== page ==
Quirky look of the Kia has Marmite effect - you'll either love it or hate it, writes Ian Mallon
If you think that reading this article will help form an opinion on whether you should buy the Kia Soul, then I'm afraid you're badly mistaken.
I still have no idea what the Soul actually is … cartoon, concept or car.
First, it's not often that I find myself sitting in an odd-shaped car where people are pointing and laughing at me.
A small child even pointed at me, dragged his dad to a standstill to make him look, and the two of them are now guffawing in my direction.
Yes, I've arrived in Toytown and I am Noddy in my 'cartoonmobile'.
When you've had the temerity to drive anything that others judge as odd-looking, you become the unwarranted focus of every rubber-necker in town.
But what could possibly be so fascinating about this particular machine? After all, the Kia Soul has been out before, only this newest version seems to grab everyone's attention.
Surely any car that looks completely different to everything else on the road must be welcomed in a warm embrace of auto affection?
And aren't we all sick of freak-show family saloons or moronic MPVs? Indeed our thirst for a different look is undeniable.
But the Soul may be pushing the boundaries a little, given the complete comedic edge from front to back and side to side which Kia says is down to a smooth, new look and stiffer bodyshell which is inspired by the Kia Track'ster concept.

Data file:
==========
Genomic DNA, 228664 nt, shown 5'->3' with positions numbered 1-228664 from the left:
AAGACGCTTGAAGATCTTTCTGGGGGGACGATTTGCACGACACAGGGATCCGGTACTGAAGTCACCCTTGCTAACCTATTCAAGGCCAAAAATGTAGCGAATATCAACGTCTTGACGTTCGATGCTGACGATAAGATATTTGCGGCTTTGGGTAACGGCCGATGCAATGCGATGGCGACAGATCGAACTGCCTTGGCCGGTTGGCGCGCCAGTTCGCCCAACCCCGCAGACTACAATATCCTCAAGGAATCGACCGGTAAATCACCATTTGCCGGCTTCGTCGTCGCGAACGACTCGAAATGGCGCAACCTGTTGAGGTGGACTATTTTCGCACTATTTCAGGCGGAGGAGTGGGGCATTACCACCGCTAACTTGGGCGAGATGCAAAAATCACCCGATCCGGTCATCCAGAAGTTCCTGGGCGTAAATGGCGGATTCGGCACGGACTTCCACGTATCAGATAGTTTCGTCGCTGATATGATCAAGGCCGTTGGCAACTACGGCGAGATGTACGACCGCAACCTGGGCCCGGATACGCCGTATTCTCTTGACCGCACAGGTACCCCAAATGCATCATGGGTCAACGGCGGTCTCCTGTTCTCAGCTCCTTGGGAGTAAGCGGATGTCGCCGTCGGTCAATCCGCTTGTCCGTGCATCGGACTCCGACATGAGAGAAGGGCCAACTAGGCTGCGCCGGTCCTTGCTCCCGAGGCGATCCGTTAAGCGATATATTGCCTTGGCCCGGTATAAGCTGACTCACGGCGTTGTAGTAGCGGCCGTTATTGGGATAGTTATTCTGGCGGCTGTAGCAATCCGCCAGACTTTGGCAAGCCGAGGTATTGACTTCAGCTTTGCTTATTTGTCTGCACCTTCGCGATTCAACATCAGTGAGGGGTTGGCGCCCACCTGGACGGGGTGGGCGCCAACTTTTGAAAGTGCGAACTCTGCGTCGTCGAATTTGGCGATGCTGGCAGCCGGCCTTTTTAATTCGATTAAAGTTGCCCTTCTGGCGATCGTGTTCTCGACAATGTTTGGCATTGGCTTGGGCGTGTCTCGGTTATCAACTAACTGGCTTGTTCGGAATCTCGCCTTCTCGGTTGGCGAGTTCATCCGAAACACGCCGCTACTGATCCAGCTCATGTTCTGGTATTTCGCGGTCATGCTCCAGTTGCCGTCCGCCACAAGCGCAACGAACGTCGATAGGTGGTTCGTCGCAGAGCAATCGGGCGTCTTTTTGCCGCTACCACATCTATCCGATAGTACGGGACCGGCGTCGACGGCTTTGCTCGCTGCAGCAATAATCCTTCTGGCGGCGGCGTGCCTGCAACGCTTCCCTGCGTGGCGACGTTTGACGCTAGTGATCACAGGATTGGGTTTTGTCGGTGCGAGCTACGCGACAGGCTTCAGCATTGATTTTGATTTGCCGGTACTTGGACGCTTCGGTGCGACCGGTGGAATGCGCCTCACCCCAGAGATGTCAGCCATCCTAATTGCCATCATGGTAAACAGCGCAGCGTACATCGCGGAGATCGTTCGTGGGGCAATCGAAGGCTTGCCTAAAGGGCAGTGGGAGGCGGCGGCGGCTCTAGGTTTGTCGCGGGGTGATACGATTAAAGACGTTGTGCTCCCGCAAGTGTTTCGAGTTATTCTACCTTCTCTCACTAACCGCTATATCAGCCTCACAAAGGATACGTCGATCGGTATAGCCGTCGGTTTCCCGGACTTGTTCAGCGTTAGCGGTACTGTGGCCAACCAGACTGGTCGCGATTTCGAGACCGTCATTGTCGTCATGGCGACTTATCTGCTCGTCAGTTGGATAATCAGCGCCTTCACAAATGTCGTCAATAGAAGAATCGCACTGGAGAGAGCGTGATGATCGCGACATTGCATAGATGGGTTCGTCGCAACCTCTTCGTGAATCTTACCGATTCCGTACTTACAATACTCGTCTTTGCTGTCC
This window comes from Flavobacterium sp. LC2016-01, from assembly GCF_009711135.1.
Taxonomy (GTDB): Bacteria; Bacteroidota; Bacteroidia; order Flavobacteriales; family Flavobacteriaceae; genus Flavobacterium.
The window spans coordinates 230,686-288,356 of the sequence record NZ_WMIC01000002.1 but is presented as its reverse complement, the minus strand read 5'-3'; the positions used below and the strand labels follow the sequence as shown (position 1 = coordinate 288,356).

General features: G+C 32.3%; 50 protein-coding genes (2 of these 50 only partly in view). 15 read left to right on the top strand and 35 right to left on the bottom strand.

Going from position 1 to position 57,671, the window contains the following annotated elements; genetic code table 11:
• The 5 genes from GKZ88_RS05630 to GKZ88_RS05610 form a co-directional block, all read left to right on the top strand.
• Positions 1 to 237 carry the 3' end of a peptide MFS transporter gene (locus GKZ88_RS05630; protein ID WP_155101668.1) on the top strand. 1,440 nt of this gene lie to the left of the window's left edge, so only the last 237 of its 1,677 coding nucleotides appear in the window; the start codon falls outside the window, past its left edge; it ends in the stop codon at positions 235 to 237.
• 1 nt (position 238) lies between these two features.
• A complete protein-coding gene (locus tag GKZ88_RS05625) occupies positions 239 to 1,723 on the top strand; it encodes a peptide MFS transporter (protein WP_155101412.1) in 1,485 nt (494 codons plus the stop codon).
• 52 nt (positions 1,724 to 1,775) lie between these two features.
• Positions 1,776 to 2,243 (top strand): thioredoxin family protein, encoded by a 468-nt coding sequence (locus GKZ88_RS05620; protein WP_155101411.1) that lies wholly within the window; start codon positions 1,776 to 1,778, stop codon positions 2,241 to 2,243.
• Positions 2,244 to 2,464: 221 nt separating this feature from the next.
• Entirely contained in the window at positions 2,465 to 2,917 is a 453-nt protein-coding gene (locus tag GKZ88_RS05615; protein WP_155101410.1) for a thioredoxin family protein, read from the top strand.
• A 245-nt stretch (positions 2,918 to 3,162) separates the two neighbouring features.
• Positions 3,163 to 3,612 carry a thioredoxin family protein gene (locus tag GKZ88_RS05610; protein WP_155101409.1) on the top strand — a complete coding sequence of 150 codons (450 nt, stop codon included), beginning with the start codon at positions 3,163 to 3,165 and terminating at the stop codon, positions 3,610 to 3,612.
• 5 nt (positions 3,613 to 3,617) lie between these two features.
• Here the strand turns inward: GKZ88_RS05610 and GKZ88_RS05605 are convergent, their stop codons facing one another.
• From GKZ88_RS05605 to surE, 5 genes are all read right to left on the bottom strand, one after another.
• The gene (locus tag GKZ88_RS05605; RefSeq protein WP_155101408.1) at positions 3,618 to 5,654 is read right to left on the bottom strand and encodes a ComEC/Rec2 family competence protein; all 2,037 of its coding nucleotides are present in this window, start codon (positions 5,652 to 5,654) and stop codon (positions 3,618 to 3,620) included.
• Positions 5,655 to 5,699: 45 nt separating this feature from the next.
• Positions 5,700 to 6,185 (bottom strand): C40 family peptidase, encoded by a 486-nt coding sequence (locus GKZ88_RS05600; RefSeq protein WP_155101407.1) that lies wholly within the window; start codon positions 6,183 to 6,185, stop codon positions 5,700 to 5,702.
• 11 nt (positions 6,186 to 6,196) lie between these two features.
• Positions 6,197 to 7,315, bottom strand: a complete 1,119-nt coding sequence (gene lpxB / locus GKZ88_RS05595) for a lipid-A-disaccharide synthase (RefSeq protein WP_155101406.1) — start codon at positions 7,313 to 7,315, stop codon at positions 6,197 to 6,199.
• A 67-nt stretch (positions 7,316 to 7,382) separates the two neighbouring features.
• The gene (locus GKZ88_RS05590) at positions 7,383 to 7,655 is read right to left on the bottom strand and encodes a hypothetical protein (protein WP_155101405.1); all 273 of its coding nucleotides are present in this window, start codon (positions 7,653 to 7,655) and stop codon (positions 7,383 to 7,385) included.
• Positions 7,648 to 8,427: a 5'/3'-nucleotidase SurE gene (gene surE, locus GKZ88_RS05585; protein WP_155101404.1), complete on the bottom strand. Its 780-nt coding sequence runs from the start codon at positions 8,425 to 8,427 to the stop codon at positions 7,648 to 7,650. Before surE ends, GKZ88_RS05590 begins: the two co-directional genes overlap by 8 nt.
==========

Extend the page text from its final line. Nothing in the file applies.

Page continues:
Maybe I'm just getting old, but I suspect the Soul itself is merely a concept that was so zany some guy in Korea said: "Sure, let it out there lads, we won't sell many but we'll increase our brand awareness."
Yes, the Soul is different, it looks like no other car on the road, it certainly turns heads, and as I found out makes small children very happy.
Part of the oddity that is the Soul is the amazing front grille which is like something off of a Lego truck: it is big and aggressive and very loud, which I loved.
I also liked that there is quite a bit of space on-board - the munchkins didn't complain - and goodness knows they're well able to do that - and it was quite a comfortable ride.
Two models are available in Ireland - the EX (€24,495) and the Platinum ( €28,495) - both powered by a 1.6 diesel engine.
The EX is equipped with comfort, technology and safety features including 17-inch alloy wheels, Bluetooth, cruise control, climate control,digital radio and rear view camera.
The Platinum adds 18-inch rims, sat nav, leather upholstery with heated front seats, electrically adjustable driver's seat, panoramic sunroof and an Infinity sound system.
A little pleasing was the discovery that both models chuck out a perfectly adequate 128bhp, which offered plenty by way of take-off and acceleration.
The biggest technical change for the new 2014 Soul is the adoption of an all-new platform, based on that of the latest Kia cee'd.
The re-engineered bodyshell is now 66pc ultra-high-strength steel with stronger connections along the cowl, upper and lower B and C-pillars.
Perhaps keeping with the humour of the Soul, Kia declares that this results in a 29pc increase in torsional rigidity - yes, can you believe it?
So, there you have it … I still have no idea if I love or hate the Kia Soul.